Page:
What is vitamin D?
Known as the sunshine vitamin, vitamin D is technically a hormone that’s produced when skin is exposed to sunlight – specifically, UVB. The problem is that we’ve become so successful at protecting ourselves from the sun (SPF30 reduces vitamin D production by 97.5 percent) that our vitamin D levels have plummeted, and it’s virtually impossible to top them up through diet. “Basically, the entire world population is deficient in vitamin D,” explains Dr. Michael F. Holick, director of the Heliotherapy, Light and Skin Research Center at Boston University, and author of The Vitamin D Solution.
What are the benefits of vitamin D and what does it do?
“Two thousand of the 26,000 genes in the human genome are positively affected by vitamin D,” says Dr. John J. Cannell, founder of America’s Vitamin D Council. Multiple chronic diseases are now associated with vitamin-D deficiency, including type 1 and 2 diabetes, multiple sclerosis, rheumatoid arthritis, heart disease and Alzheimer’s. Doctors have long believed that vitamin D could help prevent autoimmune disease, but the latest research from Brigham and Women’s Hospital in Boston confirms it, finding that 2,000 IU of vitamin D per day reduced the onset of autoimmune disease by 22 percent.
Vitamin D is also a player in cancer prevention. “We did a study in healthy adults on 2,000 units of vitamin D a day, and we discovered it affected 291 genes responsible for DNA repair, auto-oxidation, immune function and a whole variety of metabolic processes,” explains Dr. Holick. “If a cell starts to become malignant, active vitamin D first tries to normalize it, and if it can’t, it sends a chemical message for it to die.”
And if you need an immunity boost, research by Dr. Cannell shows that vitamin D supplements prevent flu more effectively than the standard vaccinations. Additionally, research by Trinity College Dublin has found that vitamin D can also help to prevent chest infections, particularly in adults who are already deficient. In fact, in one study they looked at, vitamin D reduced the risk of chest infections to half in people who took supplements.
How to take vitamin D
While the best way to top up your levels of vitamin D is through supplementation, you can benefit further from small amounts in your diet. As for what to look out for, egg yolks, oily fish such as salmon and mackerel, and red meat, including liver, all contain vitamin D. Some foods, such as bread and some cereals, are even fortified with vitamin D. When it comes to supplementation, capsules, or a spray or tonic applied to your tongue, are pretty commonplace, with neither one better than the other. However, if you’re taking vitamin D orally, it is best taken after food to aid its absorption.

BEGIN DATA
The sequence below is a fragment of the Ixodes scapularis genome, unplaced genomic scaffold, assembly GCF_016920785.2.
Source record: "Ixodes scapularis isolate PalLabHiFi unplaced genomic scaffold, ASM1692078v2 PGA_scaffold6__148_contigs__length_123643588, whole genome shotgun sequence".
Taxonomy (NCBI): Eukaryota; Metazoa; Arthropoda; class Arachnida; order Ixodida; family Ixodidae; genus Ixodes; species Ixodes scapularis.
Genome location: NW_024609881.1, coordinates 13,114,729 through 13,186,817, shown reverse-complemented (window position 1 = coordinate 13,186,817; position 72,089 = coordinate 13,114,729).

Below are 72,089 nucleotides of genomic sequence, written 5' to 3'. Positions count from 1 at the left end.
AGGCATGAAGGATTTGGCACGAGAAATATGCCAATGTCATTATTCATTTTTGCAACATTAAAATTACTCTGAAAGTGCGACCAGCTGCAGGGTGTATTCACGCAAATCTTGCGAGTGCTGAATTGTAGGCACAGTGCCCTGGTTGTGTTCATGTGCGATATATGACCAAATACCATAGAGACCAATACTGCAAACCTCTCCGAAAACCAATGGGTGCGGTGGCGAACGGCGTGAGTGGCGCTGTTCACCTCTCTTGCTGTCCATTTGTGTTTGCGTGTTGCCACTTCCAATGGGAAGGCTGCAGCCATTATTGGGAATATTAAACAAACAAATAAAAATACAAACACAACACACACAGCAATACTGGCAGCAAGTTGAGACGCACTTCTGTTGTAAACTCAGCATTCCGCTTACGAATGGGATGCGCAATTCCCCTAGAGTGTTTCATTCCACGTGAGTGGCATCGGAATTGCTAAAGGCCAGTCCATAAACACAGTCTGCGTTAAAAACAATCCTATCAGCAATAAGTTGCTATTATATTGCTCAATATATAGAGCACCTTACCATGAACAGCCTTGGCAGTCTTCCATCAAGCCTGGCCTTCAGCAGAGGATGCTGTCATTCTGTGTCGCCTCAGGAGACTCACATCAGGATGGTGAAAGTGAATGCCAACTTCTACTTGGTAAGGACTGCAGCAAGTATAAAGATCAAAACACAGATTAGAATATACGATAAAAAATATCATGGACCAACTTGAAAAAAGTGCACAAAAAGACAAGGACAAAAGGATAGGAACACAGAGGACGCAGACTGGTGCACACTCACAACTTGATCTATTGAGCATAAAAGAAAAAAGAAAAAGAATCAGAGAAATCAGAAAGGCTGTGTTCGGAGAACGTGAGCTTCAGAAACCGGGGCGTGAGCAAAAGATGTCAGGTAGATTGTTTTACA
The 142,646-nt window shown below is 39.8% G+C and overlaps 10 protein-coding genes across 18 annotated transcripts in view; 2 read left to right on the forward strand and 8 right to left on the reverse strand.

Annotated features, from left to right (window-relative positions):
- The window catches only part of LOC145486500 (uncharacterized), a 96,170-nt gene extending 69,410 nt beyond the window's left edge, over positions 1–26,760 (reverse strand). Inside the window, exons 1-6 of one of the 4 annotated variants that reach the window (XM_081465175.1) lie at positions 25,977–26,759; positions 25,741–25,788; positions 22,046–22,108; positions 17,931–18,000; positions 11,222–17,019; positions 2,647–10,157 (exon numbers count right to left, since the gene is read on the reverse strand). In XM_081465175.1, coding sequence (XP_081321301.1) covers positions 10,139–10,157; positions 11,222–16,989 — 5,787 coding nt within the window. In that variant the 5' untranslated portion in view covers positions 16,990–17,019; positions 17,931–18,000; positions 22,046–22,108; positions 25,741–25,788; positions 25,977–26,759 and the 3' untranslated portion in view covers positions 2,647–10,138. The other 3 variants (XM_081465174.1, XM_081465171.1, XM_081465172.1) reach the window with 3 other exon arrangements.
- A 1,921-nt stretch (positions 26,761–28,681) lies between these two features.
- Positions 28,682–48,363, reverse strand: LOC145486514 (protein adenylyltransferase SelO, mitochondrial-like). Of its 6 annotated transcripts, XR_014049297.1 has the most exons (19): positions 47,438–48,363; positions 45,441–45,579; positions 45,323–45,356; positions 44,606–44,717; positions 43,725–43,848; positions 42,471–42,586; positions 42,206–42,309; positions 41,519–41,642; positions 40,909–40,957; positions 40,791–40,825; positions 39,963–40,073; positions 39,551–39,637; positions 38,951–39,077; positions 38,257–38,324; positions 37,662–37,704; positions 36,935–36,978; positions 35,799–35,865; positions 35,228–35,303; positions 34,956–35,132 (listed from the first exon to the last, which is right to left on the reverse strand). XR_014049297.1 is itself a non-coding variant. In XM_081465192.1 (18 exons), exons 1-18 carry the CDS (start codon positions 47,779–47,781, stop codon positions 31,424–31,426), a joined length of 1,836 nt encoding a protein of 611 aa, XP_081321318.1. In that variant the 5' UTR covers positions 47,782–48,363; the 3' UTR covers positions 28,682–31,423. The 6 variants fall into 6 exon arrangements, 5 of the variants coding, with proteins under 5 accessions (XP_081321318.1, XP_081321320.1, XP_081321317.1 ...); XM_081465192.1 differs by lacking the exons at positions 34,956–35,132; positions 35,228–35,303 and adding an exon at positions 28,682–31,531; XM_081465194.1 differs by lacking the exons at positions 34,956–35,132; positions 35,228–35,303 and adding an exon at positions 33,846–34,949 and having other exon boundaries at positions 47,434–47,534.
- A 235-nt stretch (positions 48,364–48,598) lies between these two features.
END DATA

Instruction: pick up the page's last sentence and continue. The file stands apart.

How much vitamin D should I take?
Unless you spend part of every day of the year outdoors in brilliant sunshine, without sun protection, and with bare arms and legs, you will be low on vitamin D. Every expert we spoke to supplements with vitamin D, but the amounts they take vary. Dr. Holick takes a daily supplement containing 4,000 units, or IUs (International Units), of vitamin D3, which is more efficient than D2, while Dr. Cannell takes as much as 10,000 units. “I recommend 3,000 units of vitamin D to my patients,” explains Dr. Horlick. “But as an absolute minimum, adults should be taking 2,000 units a day.” Be reassured that there is little danger of overdosing on vitamin D. “You would have to take 50,000 to 100,000 units of vitamin D every day for six months before you had cause for worry,” says Dr. Horlick.
Vitamin D supplements are proven to deliver the same benefits as sun exposure, so you don’t need to risk other ailments to top up a deficiency – protecting skin with SPF every day is still essential.
SHIELD YOUR SKIN
The model featured in this story is not associated with NET-A-PORTER and does not endorse it or the products shown